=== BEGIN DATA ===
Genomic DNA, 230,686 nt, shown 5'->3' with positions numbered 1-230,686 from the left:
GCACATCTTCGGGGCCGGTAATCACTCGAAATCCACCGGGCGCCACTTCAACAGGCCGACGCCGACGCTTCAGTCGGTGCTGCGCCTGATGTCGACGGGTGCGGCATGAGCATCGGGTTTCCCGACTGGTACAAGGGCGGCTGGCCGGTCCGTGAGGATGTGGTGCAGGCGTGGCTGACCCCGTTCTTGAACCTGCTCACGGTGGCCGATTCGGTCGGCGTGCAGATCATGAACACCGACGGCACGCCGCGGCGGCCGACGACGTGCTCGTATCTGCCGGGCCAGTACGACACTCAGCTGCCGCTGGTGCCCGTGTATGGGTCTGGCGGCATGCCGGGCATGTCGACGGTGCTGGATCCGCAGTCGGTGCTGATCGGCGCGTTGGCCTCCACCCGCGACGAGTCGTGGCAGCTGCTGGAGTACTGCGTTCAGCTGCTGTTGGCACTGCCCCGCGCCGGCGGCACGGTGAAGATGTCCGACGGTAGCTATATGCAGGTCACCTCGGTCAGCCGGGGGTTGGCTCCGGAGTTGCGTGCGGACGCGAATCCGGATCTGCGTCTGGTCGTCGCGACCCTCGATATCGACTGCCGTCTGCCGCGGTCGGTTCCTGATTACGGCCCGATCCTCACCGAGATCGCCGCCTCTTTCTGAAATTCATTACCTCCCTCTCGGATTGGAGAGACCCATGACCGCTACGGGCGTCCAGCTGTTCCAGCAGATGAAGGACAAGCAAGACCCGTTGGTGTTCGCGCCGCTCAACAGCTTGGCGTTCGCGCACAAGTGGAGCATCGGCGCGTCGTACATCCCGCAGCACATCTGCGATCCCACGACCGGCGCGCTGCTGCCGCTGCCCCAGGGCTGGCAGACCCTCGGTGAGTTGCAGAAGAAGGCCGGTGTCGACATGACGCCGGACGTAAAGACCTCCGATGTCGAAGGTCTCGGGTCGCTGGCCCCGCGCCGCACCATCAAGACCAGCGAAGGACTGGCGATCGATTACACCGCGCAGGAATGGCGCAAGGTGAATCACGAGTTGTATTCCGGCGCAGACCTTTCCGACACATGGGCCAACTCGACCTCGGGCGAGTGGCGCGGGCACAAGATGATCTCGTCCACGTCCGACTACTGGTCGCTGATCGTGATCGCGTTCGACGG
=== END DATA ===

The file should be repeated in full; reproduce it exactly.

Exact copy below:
Genomic DNA, 230,686 nt, shown 5'->3' with positions numbered 1-230,686 from the left:
GCACATCTTCGGGGCCGGTAATCACTCGAAATCCACCGGGCGCCACTTCAACAGGCCGACGCCGACGCTTCAGTCGGTGCTGCGCCTGATGTCGACGGGTGCGGCATGAGCATCGGGTTTCCCGACTGGTACAAGGGCGGCTGGCCGGTCCGTGAGGATGTGGTGCAGGCGTGGCTGACCCCGTTCTTGAACCTGCTCACGGTGGCCGATTCGGTCGGCGTGCAGATCATGAACACCGACGGCACGCCGCGGCGGCCGACGACGTGCTCGTATCTGCCGGGCCAGTACGACACTCAGCTGCCGCTGGTGCCCGTGTATGGGTCTGGCGGCATGCCGGGCATGTCGACGGTGCTGGATCCGCAGTCGGTGCTGATCGGCGCGTTGGCCTCCACCCGCGACGAGTCGTGGCAGCTGCTGGAGTACTGCGTTCAGCTGCTGTTGGCACTGCCCCGCGCCGGCGGCACGGTGAAGATGTCCGACGGTAGCTATATGCAGGTCACCTCGGTCAGCCGGGGGTTGGCTCCGGAGTTGCGTGCGGACGCGAATCCGGATCTGCGTCTGGTCGTCGCGACCCTCGATATCGACTGCCGTCTGCCGCGGTCGGTTCCTGATTACGGCCCGATCCTCACCGAGATCGCCGCCTCTTTCTGAAATTCATTACCTCCCTCTCGGATTGGAGAGACCCATGACCGCTACGGGCGTCCAGCTGTTCCAGCAGATGAAGGACAAGCAAGACCCGTTGGTGTTCGCGCCGCTCAACAGCTTGGCGTTCGCGCACAAGTGGAGCATCGGCGCGTCGTACATCCCGCAGCACATCTGCGATCCCACGACCGGCGCGCTGCTGCCGCTGCCCCAGGGCTGGCAGACCCTCGGTGAGTTGCAGAAGAAGGCCGGTGTCGACATGACGCCGGACGTAAAGACCTCCGATGTCGAAGGTCTCGGGTCGCTGGCCCCGCGCCGCACCATCAAGACCAGCGAAGGACTGGCGATCGATTACACCGCGCAGGAATGGCGCAAGGTGAATCACGAGTTGTATTCCGGCGCAGACCTTTCCGACACATGGGCCAACTCGACCTCGGGCGAGTGGCGCGGGCACAAGATGATCTCGTCCACGTCCGACTACTGGTCGCTGATCGTGATCGCGTTCGACGG